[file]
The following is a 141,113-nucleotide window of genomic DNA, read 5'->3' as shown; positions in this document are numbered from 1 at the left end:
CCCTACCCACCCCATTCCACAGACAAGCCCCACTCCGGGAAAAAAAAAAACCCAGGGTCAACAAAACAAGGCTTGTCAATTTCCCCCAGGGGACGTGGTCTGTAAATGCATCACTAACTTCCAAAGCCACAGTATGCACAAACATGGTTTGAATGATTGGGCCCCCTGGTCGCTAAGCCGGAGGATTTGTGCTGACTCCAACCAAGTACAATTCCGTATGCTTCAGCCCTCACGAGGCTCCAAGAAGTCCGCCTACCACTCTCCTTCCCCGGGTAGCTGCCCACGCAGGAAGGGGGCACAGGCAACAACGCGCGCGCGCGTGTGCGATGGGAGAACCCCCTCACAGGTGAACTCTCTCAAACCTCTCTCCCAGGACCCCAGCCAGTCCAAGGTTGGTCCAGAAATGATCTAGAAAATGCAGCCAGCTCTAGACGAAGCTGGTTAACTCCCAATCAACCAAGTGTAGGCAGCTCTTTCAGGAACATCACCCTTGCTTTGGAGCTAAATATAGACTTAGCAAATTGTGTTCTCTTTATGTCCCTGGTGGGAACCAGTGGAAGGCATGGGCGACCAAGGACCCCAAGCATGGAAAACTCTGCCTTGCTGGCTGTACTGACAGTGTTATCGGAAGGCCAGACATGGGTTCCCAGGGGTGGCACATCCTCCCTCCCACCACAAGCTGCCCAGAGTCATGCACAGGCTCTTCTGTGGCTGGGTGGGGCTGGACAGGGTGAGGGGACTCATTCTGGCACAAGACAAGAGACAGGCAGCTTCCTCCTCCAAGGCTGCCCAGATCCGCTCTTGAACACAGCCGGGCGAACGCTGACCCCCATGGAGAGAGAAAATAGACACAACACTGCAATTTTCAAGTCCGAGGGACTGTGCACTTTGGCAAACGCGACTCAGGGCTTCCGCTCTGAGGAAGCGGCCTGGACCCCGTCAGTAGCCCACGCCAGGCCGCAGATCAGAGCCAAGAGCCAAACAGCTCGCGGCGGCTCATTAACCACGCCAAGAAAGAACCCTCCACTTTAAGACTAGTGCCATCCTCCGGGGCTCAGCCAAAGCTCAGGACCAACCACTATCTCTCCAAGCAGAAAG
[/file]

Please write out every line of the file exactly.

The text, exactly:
The following is a 141,113-nucleotide window of genomic DNA, read 5'->3' as shown; positions in this document are numbered from 1 at the left end:
CCCTACCCACCCCATTCCACAGACAAGCCCCACTCCGGGAAAAAAAAAAACCCAGGGTCAACAAAACAAGGCTTGTCAATTTCCCCCAGGGGACGTGGTCTGTAAATGCATCACTAACTTCCAAAGCCACAGTATGCACAAACATGGTTTGAATGATTGGGCCCCCTGGTCGCTAAGCCGGAGGATTTGTGCTGACTCCAACCAAGTACAATTCCGTATGCTTCAGCCCTCACGAGGCTCCAAGAAGTCCGCCTACCACTCTCCTTCCCCGGGTAGCTGCCCACGCAGGAAGGGGGCACAGGCAACAACGCGCGCGCGCGTGTGCGATGGGAGAACCCCCTCACAGGTGAACTCTCTCAAACCTCTCTCCCAGGACCCCAGCCAGTCCAAGGTTGGTCCAGAAATGATCTAGAAAATGCAGCCAGCTCTAGACGAAGCTGGTTAACTCCCAATCAACCAAGTGTAGGCAGCTCTTTCAGGAACATCACCCTTGCTTTGGAGCTAAATATAGACTTAGCAAATTGTGTTCTCTTTATGTCCCTGGTGGGAACCAGTGGAAGGCATGGGCGACCAAGGACCCCAAGCATGGAAAACTCTGCCTTGCTGGCTGTACTGACAGTGTTATCGGAAGGCCAGACATGGGTTCCCAGGGGTGGCACATCCTCCCTCCCACCACAAGCTGCCCAGAGTCATGCACAGGCTCTTCTGTGGCTGGGTGGGGCTGGACAGGGTGAGGGGACTCATTCTGGCACAAGACAAGAGACAGGCAGCTTCCTCCTCCAAGGCTGCCCAGATCCGCTCTTGAACACAGCCGGGCGAACGCTGACCCCCATGGAGAGAGAAAATAGACACAACACTGCAATTTTCAAGTCCGAGGGACTGTGCACTTTGGCAAACGCGACTCAGGGCTTCCGCTCTGAGGAAGCGGCCTGGACCCCGTCAGTAGCCCACGCCAGGCCGCAGATCAGAGCCAAGAGCCAAACAGCTCGCGGCGGCTCATTAACCACGCCAAGAAAGAACCCTCCACTTTAAGACTAGTGCCATCCTCCGGGGCTCAGCCAAAGCTCAGGACCAACCACTATCTCTCCAAGCAGAAAG